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instructions issued to him by the Earl of Aberdeen, dated the 18th May, 1846, stated that his desire was that the boundary line might be drawn (1) “in a southerly direction through the centre of King George's Sound and the Straits of Fuca to the Pacific Ocean." Not a word with reference to Vancouver's Island, or the reason for the deflection from the forty-ninth parallel alleged by Mr. Campbell; not a word with reference to the Canal de Haro or Straits of Haro.
It is probable that the map used by Mr. Pakenham (3) was Vancouver's chart, and I submit that a superficial glance at such map, or a careful inspection of the same, would lead an unprejudiced observer to the conclusion that the “channel ” intended by Mr. Pakenham as the “ channel ” of the treaty was that through which the course sailed by Vancouver was drawn, and styled Vancouver's or Rosario Straits. That channel is in fact depicted as the only continuous channel between the mainland and Vancouver's Island.
On the part of the United States, a letter of Mr. McLane, who was sent on a special mission to Great Britain to aid in the settlement of the Oregon boundary question, is put forward as conclusive evidence of the intentions and views of Mr. Buchanan. The production of this letter exhibits the candour of
(1) American State Papers, p. 224. Mr. Campbell gives another version of this despatch (p. 58), written from memory after an inspection of the document, and he adds to the foregoing, “thus giving to Great Britain the whole of Vancouver's Island and its harbours." (2) American State Papers, pp. 59, 61, 63,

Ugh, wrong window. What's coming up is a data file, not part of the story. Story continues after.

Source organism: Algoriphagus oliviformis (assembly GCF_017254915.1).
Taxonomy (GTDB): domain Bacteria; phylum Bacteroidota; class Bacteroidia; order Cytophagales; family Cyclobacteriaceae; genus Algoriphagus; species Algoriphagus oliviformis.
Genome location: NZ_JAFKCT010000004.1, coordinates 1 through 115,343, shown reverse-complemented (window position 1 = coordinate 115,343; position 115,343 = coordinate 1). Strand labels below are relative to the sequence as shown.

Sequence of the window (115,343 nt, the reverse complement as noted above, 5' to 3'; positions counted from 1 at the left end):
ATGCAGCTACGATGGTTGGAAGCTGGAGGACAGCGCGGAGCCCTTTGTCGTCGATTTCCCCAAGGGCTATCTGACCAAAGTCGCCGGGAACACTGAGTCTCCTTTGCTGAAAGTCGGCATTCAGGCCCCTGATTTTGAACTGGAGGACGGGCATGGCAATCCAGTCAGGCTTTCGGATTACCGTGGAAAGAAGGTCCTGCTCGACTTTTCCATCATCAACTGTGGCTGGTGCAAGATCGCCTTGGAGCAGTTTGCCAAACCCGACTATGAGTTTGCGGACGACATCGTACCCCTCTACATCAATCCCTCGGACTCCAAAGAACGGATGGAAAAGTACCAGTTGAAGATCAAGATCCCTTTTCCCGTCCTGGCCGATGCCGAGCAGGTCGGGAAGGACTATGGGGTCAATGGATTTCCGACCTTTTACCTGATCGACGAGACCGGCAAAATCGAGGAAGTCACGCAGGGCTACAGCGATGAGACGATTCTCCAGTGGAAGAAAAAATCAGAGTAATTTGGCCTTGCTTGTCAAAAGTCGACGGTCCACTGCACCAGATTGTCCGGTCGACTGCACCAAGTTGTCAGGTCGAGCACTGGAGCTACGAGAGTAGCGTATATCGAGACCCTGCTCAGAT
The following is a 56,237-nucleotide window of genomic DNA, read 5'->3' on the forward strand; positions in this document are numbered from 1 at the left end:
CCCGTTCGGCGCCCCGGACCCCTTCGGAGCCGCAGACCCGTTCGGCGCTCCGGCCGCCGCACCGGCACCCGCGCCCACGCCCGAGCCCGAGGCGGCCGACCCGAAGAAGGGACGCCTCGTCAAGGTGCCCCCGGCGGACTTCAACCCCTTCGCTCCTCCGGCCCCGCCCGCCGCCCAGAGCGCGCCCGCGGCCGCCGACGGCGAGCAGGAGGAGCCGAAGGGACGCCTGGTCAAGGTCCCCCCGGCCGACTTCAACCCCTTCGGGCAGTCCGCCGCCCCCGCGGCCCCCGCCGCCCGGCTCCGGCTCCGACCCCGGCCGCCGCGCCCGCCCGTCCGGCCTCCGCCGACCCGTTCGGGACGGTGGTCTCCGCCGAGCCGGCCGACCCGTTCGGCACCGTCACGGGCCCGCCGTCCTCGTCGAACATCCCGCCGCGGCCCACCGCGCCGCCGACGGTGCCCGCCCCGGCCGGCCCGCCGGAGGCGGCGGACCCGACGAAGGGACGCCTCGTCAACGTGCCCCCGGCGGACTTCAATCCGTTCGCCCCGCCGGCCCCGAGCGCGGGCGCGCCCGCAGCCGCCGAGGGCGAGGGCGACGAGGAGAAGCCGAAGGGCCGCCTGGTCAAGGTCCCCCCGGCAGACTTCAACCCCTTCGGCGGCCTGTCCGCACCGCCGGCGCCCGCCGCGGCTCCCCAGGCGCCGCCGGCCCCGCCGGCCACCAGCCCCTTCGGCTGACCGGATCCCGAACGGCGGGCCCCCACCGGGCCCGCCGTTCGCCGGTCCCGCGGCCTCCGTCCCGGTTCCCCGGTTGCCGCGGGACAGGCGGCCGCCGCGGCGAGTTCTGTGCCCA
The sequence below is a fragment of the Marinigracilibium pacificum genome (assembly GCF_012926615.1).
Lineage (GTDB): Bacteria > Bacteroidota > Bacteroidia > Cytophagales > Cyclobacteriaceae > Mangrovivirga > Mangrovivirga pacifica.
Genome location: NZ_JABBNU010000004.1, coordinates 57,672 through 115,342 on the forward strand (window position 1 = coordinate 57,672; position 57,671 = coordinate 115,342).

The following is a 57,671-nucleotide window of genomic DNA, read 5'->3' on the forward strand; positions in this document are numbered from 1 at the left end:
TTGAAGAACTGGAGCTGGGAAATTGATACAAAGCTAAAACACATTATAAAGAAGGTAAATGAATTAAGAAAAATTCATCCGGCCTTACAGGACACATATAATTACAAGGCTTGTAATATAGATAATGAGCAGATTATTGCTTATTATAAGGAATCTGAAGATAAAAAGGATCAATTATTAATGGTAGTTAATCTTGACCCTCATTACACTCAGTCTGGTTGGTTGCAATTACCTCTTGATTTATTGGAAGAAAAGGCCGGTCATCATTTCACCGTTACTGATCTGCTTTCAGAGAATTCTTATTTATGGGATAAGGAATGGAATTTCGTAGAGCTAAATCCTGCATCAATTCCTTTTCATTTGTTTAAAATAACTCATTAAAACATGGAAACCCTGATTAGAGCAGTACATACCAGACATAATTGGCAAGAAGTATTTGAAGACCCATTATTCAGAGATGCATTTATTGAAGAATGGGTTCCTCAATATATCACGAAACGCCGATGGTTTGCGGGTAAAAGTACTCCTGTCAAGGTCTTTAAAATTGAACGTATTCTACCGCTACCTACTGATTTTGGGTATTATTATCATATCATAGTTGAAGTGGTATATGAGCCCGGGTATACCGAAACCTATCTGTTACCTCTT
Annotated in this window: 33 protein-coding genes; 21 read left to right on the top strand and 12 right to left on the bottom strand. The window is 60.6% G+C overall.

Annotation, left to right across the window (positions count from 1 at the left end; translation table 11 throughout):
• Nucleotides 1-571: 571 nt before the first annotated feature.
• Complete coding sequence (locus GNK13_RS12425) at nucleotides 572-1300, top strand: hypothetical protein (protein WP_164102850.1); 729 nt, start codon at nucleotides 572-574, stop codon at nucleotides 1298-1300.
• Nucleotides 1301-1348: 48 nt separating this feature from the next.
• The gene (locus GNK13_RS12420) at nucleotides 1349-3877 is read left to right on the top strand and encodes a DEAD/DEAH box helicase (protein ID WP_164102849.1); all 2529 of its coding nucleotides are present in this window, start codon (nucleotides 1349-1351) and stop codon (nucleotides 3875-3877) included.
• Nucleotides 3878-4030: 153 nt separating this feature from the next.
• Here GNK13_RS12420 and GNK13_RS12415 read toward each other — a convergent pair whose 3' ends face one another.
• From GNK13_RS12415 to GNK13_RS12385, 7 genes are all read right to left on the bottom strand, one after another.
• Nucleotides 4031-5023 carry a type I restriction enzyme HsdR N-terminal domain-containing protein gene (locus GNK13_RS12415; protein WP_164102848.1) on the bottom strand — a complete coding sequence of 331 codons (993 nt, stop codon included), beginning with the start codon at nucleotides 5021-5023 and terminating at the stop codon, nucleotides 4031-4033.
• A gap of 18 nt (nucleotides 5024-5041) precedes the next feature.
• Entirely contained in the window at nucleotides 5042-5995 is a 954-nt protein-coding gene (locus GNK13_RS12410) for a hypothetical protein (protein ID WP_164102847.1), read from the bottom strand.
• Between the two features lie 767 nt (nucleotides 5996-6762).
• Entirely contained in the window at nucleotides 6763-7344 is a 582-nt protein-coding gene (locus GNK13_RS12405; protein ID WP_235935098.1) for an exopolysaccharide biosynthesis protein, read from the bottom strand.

Mr. Campbell in a brilliant light, for he thereby adduced evidence most damnatory of the cause he advocated. On the 18th of May, 1846, Mr. McLane writes as follows to Mr. Buchanan :(1)
“The proposition” (of Great Britain) “most probably will offer substantially as follows:
“1st. To divide the territory by the extension of the line on the parallel of forty-nine to the sea—that is to say, the arm of the sea called Birch's Bay—thence by the Canal de Haro and Straits of Fuca to the Ocean, and confirming to the United States (what, indeed, they would possess without special confirmation) the right freely to use and navigate the strait throughout its extent.”
Mr. Buchanan signed the treaty with this despatch before him and yet, as Sir Richard Pakenham expressly states (?)—
“ He made no mention whatever of the Canal de Haro, as that through which the line of boundary would run, as understood by the United States Government.”
Mr. Campbell also relies upon certain correspondence which preceded the treaty, and upon Mr. Benton's speech to the Senate. If it be contended that the wishes and views of the United States Government, prior to the making of the treaty, were that the Canal de Haro should be the boundary, the fact that that channel was not expressly mentioned in the treaty then affords the most convincing proof that the views and intentions of the British Government were otherwise, and that the United States negotiator felt that the treaty could not be concluded if the Canal de Haro were insisted on as the boundary, and openly described